A:

Oh wow, nice question! I reckon it would have to be:

  • Jane Silverback from Gorillionaire! because she transforms into a hard-partying gorilla every time she's out of debt.

  • Wine Lord, the dystopian booze-vending robot from the game of the same name, as they would keep the fun coming mercilessly

  • Scouse Dracula from Scouse Dracula because c'mon... it's dracula, but he's from Liverpool


Q:

Scouse Dracula really mucking up a black pudding as you walk through the door clutching some wilty flowers sounds like my ideal TV moment.

A:

Complete with a really discordant, dismal bum note on a church organ, right?


Q:

were you a normal human person before the events of Daniel Barker's Birthday?

A:

No silly, I was a frog! It was kind of like the story where a frog gets turned into a prince with a kiss, only the kiss was a 75 day metafictional nightmare and I just turned into a normal guy. Daniel Barker is a prince tho


Q:

At the end of the day, why not?

A:

Woah. That's a question for James Bong, I reckon...


Q:

Okay so first of all I really love your writing and I'm really looking forward to your next book! Secondly, did you make up the weirder descriptive words in Schneider Wrack or are they just really uncommon terms for freaky ocean stuff?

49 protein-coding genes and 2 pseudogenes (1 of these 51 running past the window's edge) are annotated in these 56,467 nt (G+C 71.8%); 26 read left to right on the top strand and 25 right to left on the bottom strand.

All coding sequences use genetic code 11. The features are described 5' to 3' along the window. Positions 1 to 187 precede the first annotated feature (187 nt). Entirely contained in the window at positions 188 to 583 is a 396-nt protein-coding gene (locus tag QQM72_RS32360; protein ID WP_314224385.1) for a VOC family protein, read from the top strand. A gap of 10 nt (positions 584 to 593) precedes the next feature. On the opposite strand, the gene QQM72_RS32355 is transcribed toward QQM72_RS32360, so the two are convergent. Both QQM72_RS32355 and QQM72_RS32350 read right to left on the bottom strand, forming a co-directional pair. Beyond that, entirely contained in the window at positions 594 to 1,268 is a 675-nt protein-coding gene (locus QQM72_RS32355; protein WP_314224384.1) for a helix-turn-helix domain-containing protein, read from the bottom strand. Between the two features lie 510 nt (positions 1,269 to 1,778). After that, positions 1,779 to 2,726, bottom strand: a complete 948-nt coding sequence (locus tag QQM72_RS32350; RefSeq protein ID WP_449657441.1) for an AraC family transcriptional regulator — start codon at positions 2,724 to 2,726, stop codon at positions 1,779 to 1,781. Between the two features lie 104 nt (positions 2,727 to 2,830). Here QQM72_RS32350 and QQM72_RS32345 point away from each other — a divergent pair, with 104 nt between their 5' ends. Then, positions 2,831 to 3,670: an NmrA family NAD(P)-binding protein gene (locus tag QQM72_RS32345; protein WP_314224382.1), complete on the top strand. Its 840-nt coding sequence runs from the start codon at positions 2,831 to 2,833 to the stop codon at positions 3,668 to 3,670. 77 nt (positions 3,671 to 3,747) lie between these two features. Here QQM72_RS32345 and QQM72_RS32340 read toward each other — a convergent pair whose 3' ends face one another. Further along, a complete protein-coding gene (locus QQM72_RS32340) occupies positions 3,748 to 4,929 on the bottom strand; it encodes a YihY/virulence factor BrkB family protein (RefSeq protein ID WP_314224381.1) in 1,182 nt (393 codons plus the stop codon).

A:

Thanks so much - so great to hear you enjoy my work! So some of the stranger words are real - particularly the names of people and things. Osedax is a type of deep sea worm that feeds of decomposing whalebone, for example, while Tavuto means coffin in Greek and sea monster in Fijian (my other half actually came up with that!)

Some are totally made up, though. My friend Emma (@nuclearteeth on twitter) is a bit of a latin genius, and help me create the word Substegarian (meaning below decks), while a lot of the biological words used to describe weirder creatures are either mashups of real biological terms, or bodge jobs using latin and greek and other bits and bobs.


Q:

Ooh, I shall have to put the Grant museum on my sightseeing list. I learned about them from a wonderful description in one of Gerald Durrell's books and thought they sounded fascinating.

I'll also throw in the Indian Purple Frog/pig-nosed frog because it looks so silly a picture of one will always make me laugh. And I have huge affection for the common garden toad too.